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Pulling on the reins and separation anxiety


Hello Franklin,

I am having difficulty with my daughterís 15 year old quarter horse mare. We have had her about 1 year and when I bought her she didnít seem to have any bad habits. However, my daughter is an advanced beginner and has been the only one riding her and she has developed the bad habit of pulling the reins very quickly out of your hands. When she is asked to stop or wants to go rather than stand, she will quickly pull the reins from your hands. She pulls so hard at times that my daughter cannot hold her. I read one of your past articles and have been working on flexing her head around to my foot when she pulls than releasing. I have been light on my hands and give her plenty of rein when she is behaving. I am not having much success breaking her of this habit and wanted to know if there is anything else I could be doing. She also suffers from separation anxiety from my 5-year-old mare and becomes distraught when I go too far from the barn. This causes her to throw her head consistently and not listen to any cues.

Thank you, Aimee

Hi Aimee,

Well, most problems as you described, come from a rider pulling too much on the horse's mouth. The animal is trying to get away from the hands of the rider. You state your daughter is an advanced beginner. She could be pulling in such a way that is even not too obvious. Perhaps trying to balance herself with the reins or to help her not to be thrown back a bit when the horse accelerates. That's enough to spark the behavior you are witnessing. Try riding the horse in a small paddock with a rope halter and lead w/o snap and the rope tied up like reins. Your daughter needs to not be using that rope much at all and developing her seat and a nice gentle stop on the horse w/o any pull. That's how it is supposed to be actually. Also, lunge your daughter on the horse w/o reins. This is an excellent exercise to develop a seat, balance and proper use of the legs. It does sound as though the horse is being pulled on more than is advisable. Additionally, make certain the horse has no mouth pain (vet to check her teeth). Getting rid of the bridle and bit is the best way I know to develop equestrian skills and a great seat and balance.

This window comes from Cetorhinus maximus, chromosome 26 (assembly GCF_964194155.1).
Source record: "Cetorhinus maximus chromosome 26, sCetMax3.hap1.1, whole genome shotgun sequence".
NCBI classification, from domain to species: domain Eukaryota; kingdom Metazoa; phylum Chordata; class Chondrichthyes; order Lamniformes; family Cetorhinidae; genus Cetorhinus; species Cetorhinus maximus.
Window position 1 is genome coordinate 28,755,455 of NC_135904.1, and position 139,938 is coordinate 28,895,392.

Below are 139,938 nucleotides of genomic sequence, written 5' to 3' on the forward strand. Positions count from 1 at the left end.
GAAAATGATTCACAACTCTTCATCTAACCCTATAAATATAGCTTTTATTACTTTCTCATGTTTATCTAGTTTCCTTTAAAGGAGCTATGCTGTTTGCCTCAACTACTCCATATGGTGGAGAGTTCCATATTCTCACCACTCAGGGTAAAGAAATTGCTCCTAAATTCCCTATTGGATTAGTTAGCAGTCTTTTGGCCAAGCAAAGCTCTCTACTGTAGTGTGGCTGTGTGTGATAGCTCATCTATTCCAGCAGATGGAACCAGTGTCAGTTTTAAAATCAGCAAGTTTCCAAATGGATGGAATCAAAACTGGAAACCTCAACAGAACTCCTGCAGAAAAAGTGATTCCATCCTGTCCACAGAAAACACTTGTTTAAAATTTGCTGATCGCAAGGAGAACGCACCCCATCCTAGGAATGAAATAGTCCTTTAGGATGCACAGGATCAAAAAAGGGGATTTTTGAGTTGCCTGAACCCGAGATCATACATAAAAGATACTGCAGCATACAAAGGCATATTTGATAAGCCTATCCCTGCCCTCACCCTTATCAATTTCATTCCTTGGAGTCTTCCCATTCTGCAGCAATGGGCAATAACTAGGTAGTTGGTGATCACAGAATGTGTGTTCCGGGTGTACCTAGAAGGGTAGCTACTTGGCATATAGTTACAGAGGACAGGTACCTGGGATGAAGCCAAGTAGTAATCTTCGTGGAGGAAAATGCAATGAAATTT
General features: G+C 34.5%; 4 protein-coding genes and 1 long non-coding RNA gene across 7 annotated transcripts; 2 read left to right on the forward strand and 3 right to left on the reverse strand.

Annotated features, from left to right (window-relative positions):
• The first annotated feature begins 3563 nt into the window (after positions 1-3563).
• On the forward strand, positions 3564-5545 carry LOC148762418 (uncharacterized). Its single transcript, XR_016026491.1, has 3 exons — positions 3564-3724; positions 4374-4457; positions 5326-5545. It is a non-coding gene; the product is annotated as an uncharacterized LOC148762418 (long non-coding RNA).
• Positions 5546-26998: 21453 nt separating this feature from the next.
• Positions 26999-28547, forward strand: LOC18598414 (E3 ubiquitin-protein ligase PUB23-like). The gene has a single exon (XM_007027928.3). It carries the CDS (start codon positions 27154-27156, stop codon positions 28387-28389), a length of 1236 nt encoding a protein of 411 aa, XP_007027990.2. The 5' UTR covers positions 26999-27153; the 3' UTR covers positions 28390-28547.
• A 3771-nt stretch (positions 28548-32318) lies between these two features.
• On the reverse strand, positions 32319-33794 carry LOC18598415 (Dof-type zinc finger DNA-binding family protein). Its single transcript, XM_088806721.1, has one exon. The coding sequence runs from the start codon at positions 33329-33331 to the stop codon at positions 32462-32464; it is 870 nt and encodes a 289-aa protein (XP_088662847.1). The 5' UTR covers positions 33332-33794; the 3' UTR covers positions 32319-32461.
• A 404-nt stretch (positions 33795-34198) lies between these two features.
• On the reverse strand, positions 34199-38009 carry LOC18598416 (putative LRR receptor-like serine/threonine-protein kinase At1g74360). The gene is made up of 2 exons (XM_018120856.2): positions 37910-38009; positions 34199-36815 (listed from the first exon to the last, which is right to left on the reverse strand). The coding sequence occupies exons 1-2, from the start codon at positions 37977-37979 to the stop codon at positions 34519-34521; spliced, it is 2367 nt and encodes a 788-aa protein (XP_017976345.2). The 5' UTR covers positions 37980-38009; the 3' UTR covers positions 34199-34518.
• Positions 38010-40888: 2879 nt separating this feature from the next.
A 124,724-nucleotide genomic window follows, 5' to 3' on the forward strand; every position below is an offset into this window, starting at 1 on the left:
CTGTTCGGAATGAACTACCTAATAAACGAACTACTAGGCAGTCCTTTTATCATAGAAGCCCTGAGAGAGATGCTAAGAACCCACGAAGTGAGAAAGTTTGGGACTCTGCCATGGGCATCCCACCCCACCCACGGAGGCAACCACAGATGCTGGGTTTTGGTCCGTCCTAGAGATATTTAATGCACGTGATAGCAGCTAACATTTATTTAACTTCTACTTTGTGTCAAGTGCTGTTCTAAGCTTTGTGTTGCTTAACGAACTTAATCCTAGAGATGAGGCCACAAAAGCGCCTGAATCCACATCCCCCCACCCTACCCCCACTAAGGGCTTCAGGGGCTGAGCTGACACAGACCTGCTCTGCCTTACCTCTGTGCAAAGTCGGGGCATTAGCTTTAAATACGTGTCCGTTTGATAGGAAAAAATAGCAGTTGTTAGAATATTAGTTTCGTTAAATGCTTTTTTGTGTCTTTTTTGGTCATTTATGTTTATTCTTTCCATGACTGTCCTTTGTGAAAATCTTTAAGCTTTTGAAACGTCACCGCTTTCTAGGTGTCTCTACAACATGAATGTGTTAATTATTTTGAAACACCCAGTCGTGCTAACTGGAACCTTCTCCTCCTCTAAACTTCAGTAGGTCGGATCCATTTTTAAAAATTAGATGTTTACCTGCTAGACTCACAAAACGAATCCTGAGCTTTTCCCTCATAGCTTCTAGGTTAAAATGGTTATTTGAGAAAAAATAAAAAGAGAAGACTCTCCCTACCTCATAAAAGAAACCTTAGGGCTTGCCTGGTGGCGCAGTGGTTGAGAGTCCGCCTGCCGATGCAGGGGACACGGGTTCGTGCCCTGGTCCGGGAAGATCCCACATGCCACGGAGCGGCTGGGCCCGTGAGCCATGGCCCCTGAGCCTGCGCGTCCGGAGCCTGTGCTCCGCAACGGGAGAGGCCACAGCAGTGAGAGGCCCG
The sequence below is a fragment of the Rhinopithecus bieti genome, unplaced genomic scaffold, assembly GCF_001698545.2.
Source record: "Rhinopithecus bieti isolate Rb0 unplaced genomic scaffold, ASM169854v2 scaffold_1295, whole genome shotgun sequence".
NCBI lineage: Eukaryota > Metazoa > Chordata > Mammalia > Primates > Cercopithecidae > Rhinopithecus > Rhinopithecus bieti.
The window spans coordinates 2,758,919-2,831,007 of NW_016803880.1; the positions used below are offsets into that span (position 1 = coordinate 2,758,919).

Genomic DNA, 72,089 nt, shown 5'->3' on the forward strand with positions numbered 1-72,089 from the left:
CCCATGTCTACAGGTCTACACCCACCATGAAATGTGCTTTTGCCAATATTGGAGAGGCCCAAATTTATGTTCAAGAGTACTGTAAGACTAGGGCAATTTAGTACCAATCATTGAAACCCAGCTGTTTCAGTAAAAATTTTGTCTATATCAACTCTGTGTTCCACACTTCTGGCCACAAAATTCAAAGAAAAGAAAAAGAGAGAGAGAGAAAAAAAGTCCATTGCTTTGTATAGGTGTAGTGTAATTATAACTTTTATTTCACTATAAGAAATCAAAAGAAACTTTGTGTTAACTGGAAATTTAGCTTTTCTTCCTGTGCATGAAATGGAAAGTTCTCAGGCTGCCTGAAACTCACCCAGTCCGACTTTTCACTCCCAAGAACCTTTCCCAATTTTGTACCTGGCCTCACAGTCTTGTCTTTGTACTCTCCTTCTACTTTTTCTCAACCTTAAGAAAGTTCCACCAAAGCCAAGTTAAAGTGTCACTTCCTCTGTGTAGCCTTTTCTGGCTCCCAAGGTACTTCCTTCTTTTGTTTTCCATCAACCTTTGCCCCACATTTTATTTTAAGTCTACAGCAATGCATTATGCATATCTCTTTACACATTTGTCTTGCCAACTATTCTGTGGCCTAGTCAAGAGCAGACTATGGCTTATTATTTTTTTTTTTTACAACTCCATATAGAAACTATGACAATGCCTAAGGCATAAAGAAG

Most folks think a snaffle bit is so easy and mild. WRONG! That bit is like a nutcracker in a horse's mouth. Many English and western riders just do not know how to use a bit properly. Even though they think they do. Too much reliance on the bit for a stop is not what is suppose to happen. It is not kick to go and pull to stop. Also, your daughter should get very good at asking the horse to bend tightly in both directions (turns on the forehand). For a horse that does not want to go forward this is a great consequence. Leg yields, both turns on the forehand and turns on the haunches are a very important skill for any equestrian. Focus on these as they will help everything.

For the herd bound behavior, make separations very gradual at first. Walk out 3-4 minutes and come back and end it for the day. Over a period of a few weeks, gradually extend the time away. Keep it short at first. This way the horse gets used to the separation gradually. One-step-at-a-time training, with lots of reward (release of pressure for calm compliance) is the best way I know of. Good Luck and please let me know how it all goes.

Sincerely,
Franklin

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